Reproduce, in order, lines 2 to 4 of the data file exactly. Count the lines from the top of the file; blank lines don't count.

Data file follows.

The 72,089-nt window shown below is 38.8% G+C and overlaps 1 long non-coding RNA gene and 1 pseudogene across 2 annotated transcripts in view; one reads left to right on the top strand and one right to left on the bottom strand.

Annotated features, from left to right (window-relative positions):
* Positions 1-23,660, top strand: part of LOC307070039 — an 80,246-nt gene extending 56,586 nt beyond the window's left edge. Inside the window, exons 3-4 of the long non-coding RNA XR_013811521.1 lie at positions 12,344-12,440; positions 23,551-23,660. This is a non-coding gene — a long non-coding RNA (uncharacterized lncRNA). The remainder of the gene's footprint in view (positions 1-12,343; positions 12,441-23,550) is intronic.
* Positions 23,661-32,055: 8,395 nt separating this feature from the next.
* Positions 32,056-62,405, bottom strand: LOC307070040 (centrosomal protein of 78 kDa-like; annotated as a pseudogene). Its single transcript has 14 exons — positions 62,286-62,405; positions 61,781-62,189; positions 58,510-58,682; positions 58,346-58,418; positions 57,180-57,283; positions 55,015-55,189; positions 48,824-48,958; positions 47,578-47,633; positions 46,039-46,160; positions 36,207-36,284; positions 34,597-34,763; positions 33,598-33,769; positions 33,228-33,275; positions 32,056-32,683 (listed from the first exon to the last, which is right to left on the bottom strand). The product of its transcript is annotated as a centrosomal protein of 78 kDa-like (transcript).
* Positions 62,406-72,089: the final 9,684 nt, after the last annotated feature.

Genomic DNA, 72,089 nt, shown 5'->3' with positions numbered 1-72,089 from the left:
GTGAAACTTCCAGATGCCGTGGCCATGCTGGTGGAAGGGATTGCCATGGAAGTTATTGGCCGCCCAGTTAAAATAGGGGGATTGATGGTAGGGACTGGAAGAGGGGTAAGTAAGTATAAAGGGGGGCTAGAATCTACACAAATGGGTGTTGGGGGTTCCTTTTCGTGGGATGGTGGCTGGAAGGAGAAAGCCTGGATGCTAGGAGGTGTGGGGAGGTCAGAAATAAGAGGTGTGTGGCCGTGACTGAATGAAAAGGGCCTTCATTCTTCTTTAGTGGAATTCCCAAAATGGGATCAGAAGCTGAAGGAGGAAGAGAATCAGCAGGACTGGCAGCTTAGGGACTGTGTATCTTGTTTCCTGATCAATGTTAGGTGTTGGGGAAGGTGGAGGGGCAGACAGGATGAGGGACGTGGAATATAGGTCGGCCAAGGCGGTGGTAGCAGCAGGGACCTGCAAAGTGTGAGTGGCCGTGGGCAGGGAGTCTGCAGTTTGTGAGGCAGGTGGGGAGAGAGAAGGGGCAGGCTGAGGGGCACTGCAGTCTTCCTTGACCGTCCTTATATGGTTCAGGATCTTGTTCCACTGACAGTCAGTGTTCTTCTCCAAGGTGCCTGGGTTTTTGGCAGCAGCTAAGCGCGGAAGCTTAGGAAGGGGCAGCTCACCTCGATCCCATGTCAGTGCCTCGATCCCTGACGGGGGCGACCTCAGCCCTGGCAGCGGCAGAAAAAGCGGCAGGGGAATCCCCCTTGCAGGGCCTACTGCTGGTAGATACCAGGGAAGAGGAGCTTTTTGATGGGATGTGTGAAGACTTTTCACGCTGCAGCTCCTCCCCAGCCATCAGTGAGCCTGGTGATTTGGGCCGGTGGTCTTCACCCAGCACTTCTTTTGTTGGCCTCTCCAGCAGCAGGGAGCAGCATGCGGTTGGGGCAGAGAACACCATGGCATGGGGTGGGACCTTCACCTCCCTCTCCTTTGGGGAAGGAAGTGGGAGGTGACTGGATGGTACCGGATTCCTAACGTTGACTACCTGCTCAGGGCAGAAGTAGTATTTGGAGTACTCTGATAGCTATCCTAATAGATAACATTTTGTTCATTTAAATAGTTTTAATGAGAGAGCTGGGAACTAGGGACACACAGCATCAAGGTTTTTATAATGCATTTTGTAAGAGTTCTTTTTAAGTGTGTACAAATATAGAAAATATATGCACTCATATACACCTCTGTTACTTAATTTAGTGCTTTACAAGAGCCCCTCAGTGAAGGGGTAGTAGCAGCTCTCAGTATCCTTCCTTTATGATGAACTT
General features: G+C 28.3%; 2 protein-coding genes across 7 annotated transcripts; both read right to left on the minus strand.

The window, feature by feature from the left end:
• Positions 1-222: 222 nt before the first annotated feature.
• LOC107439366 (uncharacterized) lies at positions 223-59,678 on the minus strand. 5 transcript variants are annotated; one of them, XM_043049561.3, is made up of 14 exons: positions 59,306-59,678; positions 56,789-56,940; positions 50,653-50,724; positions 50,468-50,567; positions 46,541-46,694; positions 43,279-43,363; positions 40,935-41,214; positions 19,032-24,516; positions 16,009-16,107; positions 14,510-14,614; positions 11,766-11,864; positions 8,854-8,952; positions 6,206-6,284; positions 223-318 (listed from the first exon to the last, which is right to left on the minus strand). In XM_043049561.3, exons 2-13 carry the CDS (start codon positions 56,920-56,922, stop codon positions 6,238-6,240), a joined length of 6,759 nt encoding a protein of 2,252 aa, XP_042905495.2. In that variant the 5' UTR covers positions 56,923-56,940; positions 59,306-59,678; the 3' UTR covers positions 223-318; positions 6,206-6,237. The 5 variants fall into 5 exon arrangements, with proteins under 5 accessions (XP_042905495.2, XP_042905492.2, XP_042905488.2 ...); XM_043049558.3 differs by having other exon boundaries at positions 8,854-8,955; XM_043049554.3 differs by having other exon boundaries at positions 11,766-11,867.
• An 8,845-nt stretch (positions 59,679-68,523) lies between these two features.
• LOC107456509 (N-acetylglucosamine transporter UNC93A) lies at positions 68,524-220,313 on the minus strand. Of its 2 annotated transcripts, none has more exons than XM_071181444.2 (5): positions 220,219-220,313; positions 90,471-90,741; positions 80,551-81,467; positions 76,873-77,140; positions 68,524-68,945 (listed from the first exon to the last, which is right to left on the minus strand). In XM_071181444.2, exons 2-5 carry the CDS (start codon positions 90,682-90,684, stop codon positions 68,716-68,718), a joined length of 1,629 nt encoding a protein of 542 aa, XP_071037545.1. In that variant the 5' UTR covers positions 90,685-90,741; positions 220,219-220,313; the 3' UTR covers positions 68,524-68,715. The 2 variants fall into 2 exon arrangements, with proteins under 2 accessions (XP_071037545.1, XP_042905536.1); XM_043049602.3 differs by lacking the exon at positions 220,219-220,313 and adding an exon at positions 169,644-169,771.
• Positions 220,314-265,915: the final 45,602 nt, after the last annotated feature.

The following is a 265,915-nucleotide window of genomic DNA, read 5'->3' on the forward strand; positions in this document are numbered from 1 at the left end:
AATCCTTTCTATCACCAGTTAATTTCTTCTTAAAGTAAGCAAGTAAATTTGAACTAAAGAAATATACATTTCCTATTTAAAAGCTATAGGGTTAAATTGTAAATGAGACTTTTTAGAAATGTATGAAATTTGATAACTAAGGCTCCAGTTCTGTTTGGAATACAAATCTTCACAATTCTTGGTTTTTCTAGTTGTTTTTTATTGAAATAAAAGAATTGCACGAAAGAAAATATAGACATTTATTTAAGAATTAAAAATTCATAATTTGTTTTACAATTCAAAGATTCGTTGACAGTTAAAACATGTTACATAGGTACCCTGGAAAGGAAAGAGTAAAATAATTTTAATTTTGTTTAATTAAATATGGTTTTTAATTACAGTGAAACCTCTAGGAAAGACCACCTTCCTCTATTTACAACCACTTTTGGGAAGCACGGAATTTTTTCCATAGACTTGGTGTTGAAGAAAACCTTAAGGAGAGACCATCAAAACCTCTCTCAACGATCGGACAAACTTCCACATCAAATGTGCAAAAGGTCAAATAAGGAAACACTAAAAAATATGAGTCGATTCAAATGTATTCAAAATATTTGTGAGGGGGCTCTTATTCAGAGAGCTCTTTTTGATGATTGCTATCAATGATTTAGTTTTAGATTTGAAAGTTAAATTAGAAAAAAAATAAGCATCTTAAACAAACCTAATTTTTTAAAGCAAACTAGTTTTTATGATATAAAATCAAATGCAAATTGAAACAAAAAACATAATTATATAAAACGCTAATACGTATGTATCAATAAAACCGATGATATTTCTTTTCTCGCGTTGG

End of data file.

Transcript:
Annotated features, from left to right (window-relative positions):
* Positions 1-23,660, top strand: part of LOC307070039 — an 80,246-nt gene extending 56,586 nt beyond the window's left edge. Inside the window, exons 3-4 of the long non-coding RNA XR_013811521.1 lie at positions 12,344-12,440; positions 23,551-23,660. This is a non-coding gene — a long non-coding RNA (uncharacterized lncRNA). The remainder of the gene's footprint in view (positions 1-12,343; positions 12,441-23,550) is intronic.
* Positions 23,661-32,055: 8,395 nt separating this feature from the next.